Social Studies and the Young Learner
Broadly defined, digital moviemaking integrates a variety of media (images, sound, text, video, narration) to communicate with an audience. There is near-ubiquitous access to the necessary software (MovieMaker and iMovie are bundled free with their respective operating systems) and hardware (computers with Internet access, digital cameras, etc.). This easy access, along with the open-ended nature of digital movies, presents powerful opportunities to design student-centered, inquiry-based history projects. Engaging students as digital directors can not only help them develop historical questions and select and evaluate sources relevant to those questions, but can frame (literally and figuratively) and present historical interpretations. In this article, the authors discuss how they examined the impact of this kind of experience on children's historical thinking and learning through a digital moviemaking project in a fifth grade social studies classroom. In this project, much of the content learning and narrative construction took place prior to working with the technology. On the other hand, the technology did seem to shape students' use of sources in interesting ways. One unanticipated outcome of this project was that all the students in the class were able to participate in meaningful ways. Lessons learned during the implementation of this project, challenges for the educator, and concerns that surfaced along the way are also discussed.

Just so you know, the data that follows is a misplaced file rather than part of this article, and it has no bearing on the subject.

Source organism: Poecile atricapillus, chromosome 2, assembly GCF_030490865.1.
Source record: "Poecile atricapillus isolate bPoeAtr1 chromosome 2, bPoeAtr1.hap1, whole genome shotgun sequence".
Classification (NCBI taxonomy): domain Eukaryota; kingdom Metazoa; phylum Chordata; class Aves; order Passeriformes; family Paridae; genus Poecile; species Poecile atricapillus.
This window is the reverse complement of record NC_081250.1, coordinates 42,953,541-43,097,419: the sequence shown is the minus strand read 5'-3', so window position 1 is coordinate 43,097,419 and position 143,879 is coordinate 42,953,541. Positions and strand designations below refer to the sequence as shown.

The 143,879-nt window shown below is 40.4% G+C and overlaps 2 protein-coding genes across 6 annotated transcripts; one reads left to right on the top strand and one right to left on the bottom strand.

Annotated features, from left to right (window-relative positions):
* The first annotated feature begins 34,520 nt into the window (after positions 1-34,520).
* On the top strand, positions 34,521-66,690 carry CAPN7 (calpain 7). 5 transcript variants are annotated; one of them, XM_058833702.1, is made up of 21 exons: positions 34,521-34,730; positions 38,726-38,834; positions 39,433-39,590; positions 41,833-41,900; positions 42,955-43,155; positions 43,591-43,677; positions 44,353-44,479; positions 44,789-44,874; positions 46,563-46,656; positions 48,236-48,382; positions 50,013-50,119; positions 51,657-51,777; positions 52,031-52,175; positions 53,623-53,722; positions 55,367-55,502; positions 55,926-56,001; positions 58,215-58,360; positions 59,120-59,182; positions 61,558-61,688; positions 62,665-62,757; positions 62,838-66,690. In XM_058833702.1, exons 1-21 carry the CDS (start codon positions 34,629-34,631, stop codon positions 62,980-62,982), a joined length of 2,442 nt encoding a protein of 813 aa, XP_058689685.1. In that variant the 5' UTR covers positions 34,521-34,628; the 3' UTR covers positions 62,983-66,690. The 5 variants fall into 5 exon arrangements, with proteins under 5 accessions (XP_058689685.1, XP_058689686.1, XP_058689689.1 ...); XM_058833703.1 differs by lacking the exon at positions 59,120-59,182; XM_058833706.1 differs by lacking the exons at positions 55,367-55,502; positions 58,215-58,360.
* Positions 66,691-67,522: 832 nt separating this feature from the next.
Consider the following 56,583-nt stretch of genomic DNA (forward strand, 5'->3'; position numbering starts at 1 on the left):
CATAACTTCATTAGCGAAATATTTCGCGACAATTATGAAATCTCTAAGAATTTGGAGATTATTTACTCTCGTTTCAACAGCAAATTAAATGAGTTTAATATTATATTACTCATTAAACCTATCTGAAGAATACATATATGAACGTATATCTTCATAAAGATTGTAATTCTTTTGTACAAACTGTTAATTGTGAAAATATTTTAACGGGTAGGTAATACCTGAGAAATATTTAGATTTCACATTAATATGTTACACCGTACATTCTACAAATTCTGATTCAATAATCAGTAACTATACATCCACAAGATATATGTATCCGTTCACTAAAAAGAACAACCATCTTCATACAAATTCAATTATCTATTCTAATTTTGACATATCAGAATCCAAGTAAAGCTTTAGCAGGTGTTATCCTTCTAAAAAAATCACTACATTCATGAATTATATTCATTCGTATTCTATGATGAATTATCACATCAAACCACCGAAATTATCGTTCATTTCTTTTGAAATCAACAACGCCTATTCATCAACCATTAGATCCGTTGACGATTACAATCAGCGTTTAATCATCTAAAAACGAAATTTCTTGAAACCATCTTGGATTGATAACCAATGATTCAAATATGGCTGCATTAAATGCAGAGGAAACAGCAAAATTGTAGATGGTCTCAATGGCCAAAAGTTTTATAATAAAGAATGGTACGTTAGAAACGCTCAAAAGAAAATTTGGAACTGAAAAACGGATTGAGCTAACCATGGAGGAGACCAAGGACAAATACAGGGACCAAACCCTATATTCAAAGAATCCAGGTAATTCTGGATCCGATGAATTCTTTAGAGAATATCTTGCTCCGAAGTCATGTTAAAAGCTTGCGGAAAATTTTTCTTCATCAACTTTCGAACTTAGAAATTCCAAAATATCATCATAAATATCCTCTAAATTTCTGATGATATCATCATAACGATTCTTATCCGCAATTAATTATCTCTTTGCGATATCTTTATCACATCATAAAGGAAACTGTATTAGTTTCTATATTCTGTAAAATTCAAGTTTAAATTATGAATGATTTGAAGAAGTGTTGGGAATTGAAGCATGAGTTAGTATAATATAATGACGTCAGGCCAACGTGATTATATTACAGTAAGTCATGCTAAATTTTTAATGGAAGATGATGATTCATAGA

Grade 5, Internet, Educational Technology, History Instruction, Social Studies, Historical Interpretation, Hypermedia, Technology Integration, Documentaries, Program Implementation, Formative Evaluation
Owings Swan, Kathleen; Hofer, Mark J.; and Levstik, Linda S., "Camera! Action! Collaborate with Digital Moviemaking" (2007). Articles. 43.